Friday, January 14, 2005

Social Security Push to Tap the GOP Faithful
Social Security Push to Tap the GOP Faithful
Campaign's Tactics Will Drive Appeal

By Mike Allen and Jim VandeHei
Washington Post Staff Writers
Friday, January 14, 2005; Page A06

President Bush plans to reactivate his reelection campaign's network of donors and activists to build pressure on lawmakers to allow workers to invest part of their Social Security taxes in the stock market, according to Republican strategists.

White House allies are launching a market-research project to figure out how to sell the plan in the most comprehensible and appealing way, and Republican marketing and public-relations gurus are building teams of consultants to promote it, the strategists said.

The campaign will use Bush's campaign-honed techniques of mass repetition, never deviating from the script and using the politics of fear to build support -- contending that a Social Security financial crisis is imminent when even Republican figures show it is decades away.

Bush aides said that in addition to mobilizing the Republican faithful and tapping the power of business, they plan to target minority voters who have not been able to afford to save and might be open to the argument that the president's plan would turn them into investors. The campaign will also court younger voters, including many Democrats, who would potentially benefit the most from the change.

The president plans to ask Congress to allow younger Americans to put at least one-third of the 6.2 percent payroll tax into private accounts, which will offer a set number of investment options similar to the thrift savings plans provided to federal workers. The administration has also signaled that it will propose changing the formula that sets initial Social Security benefit levels, cutting promised benefits by nearly a third in the coming decades.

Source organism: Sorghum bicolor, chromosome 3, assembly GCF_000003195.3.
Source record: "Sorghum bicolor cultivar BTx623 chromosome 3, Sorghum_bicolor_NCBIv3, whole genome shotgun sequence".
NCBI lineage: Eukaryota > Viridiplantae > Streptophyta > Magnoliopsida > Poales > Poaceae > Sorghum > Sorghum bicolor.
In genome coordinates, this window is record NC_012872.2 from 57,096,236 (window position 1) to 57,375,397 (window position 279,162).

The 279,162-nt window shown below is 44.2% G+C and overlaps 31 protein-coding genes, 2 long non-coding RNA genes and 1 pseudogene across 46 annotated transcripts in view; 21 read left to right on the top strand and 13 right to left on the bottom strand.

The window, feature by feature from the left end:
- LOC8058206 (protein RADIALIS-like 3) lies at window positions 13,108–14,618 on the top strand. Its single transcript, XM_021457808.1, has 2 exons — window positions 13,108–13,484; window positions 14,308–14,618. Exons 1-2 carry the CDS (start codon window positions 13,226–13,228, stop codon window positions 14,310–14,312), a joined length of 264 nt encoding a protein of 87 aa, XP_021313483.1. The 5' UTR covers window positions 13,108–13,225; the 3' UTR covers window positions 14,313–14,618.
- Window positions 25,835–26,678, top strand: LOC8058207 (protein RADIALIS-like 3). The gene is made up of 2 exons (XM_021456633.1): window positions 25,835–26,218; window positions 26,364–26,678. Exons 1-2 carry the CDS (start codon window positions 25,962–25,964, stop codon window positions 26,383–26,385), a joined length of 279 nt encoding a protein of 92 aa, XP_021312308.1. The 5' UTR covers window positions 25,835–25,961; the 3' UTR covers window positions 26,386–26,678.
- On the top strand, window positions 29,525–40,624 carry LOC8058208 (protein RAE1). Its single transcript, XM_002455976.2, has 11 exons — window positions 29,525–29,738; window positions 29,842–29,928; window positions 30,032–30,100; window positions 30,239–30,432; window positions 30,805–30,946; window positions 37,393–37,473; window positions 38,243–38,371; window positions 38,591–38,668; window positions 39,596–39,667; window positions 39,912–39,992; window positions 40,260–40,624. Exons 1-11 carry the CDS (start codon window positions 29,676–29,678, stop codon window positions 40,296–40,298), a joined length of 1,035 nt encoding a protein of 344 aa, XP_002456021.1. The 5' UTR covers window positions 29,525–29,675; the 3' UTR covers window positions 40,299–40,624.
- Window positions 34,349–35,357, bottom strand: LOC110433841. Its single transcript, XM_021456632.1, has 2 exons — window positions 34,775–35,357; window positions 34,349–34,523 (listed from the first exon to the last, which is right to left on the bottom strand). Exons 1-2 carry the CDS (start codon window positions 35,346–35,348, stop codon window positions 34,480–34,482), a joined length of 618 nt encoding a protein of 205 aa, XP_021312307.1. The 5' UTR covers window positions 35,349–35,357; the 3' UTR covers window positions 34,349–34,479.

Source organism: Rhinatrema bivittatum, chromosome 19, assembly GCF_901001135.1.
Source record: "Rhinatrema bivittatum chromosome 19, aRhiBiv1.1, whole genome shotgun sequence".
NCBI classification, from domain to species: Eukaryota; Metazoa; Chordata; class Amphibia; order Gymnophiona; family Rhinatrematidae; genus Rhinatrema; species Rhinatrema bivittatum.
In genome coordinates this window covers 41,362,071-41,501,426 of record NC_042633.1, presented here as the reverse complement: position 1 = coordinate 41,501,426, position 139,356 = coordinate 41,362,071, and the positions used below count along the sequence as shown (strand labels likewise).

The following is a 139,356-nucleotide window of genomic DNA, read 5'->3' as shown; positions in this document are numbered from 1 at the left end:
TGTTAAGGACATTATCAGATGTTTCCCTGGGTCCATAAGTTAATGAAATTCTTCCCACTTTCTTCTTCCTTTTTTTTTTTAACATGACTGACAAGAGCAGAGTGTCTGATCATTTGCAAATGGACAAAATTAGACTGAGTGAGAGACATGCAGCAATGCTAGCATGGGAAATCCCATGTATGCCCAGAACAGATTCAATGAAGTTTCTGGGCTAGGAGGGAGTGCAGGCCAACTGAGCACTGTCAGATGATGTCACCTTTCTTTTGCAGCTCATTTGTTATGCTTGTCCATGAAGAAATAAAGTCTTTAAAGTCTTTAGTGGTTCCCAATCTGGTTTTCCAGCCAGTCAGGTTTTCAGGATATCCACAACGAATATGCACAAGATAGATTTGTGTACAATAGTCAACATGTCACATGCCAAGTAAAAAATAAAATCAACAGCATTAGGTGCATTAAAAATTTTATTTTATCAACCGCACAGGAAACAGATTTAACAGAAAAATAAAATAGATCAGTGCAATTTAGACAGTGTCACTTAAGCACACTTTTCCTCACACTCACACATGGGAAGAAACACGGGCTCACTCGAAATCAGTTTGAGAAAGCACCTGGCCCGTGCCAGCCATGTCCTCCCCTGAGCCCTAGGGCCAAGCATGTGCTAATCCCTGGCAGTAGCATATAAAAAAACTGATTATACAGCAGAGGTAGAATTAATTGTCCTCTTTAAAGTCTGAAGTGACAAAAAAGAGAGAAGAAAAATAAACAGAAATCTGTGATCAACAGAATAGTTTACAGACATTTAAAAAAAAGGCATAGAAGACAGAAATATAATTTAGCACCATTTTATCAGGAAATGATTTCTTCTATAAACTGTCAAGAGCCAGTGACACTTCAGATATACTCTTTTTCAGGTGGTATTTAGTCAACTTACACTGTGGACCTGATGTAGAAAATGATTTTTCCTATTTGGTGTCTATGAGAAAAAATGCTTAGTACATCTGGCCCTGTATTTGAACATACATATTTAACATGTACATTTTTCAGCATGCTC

With resistance hardening among congressional Republicans, the White House is escalating efforts to get Social Security restructured this year. There will be campaign-style events to win support and precision targeting of districts where lawmakers could face reelection difficulties. As Republicans signaled earlier, they have begun hard-hitting television ads to discredit opponents and prop up the Bush plan.

The same architects of Bush's political victories will be masterminding the new campaign, led by political strategists Karl Rove at the White House and Ken Mehlman at the Republican National Committee.

Bush set the tone for campaign-style lobbying earlier this week with a speech promoting his plan. Yesterday, during an appearance at Catholic University, Vice President Cheney sought to counter opponents' arguments about the risks of the plan, saying that limiting investment options should keep the accounts safe, while harnessing the power of the stock market should provide a far higher rate of return than Social Security reserves now receive.

"Young workers who elect personal accounts can expect to receive a far higher rate of return on their money than the current system could ever afford to pay them," Cheney told an audience of college students and administrators.